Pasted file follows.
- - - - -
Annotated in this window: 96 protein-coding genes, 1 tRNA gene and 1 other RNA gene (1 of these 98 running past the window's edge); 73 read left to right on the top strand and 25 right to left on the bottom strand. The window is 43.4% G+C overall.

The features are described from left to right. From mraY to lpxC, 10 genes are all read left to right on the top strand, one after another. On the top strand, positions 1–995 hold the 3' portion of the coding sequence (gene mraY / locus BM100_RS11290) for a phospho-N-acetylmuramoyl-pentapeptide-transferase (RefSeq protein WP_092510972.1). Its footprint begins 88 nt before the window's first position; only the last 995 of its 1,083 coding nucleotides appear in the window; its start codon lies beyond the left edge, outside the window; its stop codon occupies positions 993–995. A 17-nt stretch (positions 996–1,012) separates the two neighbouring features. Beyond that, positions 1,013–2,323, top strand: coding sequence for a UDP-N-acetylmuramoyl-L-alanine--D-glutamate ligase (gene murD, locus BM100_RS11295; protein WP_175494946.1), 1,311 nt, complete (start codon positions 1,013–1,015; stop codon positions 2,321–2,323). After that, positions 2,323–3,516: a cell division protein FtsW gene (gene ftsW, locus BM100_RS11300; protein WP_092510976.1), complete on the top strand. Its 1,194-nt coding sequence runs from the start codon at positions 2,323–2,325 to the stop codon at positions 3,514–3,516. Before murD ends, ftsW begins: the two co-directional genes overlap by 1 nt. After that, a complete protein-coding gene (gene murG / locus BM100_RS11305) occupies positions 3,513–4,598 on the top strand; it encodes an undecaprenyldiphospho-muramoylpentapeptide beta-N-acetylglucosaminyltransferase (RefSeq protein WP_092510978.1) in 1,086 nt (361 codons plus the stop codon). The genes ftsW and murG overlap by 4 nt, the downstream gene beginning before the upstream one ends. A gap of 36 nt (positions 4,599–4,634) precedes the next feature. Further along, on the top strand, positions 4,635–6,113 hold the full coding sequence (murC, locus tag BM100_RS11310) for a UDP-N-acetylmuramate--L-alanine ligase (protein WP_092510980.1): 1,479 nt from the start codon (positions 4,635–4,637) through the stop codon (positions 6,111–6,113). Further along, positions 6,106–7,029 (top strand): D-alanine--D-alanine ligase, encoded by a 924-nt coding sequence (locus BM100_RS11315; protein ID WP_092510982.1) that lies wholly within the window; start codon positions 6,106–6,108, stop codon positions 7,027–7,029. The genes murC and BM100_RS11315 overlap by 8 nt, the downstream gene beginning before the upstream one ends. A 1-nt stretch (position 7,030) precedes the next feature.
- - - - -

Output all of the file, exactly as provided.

Annotated in this window: 96 protein-coding genes, 1 tRNA gene and 1 other RNA gene (1 of these 98 running past the window's edge); 73 read left to right on the top strand and 25 right to left on the bottom strand. The window is 43.4% G+C overall.

The features are described from left to right. From mraY to lpxC, 10 genes are all read left to right on the top strand, one after another. On the top strand, positions 1–995 hold the 3' portion of the coding sequence (gene mraY / locus BM100_RS11290) for a phospho-N-acetylmuramoyl-pentapeptide-transferase (RefSeq protein WP_092510972.1). Its footprint begins 88 nt before the window's first position; only the last 995 of its 1,083 coding nucleotides appear in the window; its start codon lies beyond the left edge, outside the window; its stop codon occupies positions 993–995. A 17-nt stretch (positions 996–1,012) separates the two neighbouring features. Beyond that, positions 1,013–2,323, top strand: coding sequence for a UDP-N-acetylmuramoyl-L-alanine--D-glutamate ligase (gene murD, locus BM100_RS11295; protein WP_175494946.1), 1,311 nt, complete (start codon positions 1,013–1,015; stop codon positions 2,321–2,323). After that, positions 2,323–3,516: a cell division protein FtsW gene (gene ftsW, locus BM100_RS11300; protein WP_092510976.1), complete on the top strand. Its 1,194-nt coding sequence runs from the start codon at positions 2,323–2,325 to the stop codon at positions 3,514–3,516. Before murD ends, ftsW begins: the two co-directional genes overlap by 1 nt. After that, a complete protein-coding gene (gene murG / locus BM100_RS11305) occupies positions 3,513–4,598 on the top strand; it encodes an undecaprenyldiphospho-muramoylpentapeptide beta-N-acetylglucosaminyltransferase (RefSeq protein WP_092510978.1) in 1,086 nt (361 codons plus the stop codon). The genes ftsW and murG overlap by 4 nt, the downstream gene beginning before the upstream one ends. A gap of 36 nt (positions 4,599–4,634) precedes the next feature. Further along, on the top strand, positions 4,635–6,113 hold the full coding sequence (murC, locus tag BM100_RS11310) for a UDP-N-acetylmuramate--L-alanine ligase (protein WP_092510980.1): 1,479 nt from the start codon (positions 4,635–4,637) through the stop codon (positions 6,111–6,113). Further along, positions 6,106–7,029 (top strand): D-alanine--D-alanine ligase, encoded by a 924-nt coding sequence (locus BM100_RS11315; protein ID WP_092510982.1) that lies wholly within the window; start codon positions 6,106–6,108, stop codon positions 7,027–7,029. The genes murC and BM100_RS11315 overlap by 8 nt, the downstream gene beginning before the upstream one ends. A 1-nt stretch (position 7,030) precedes the next feature.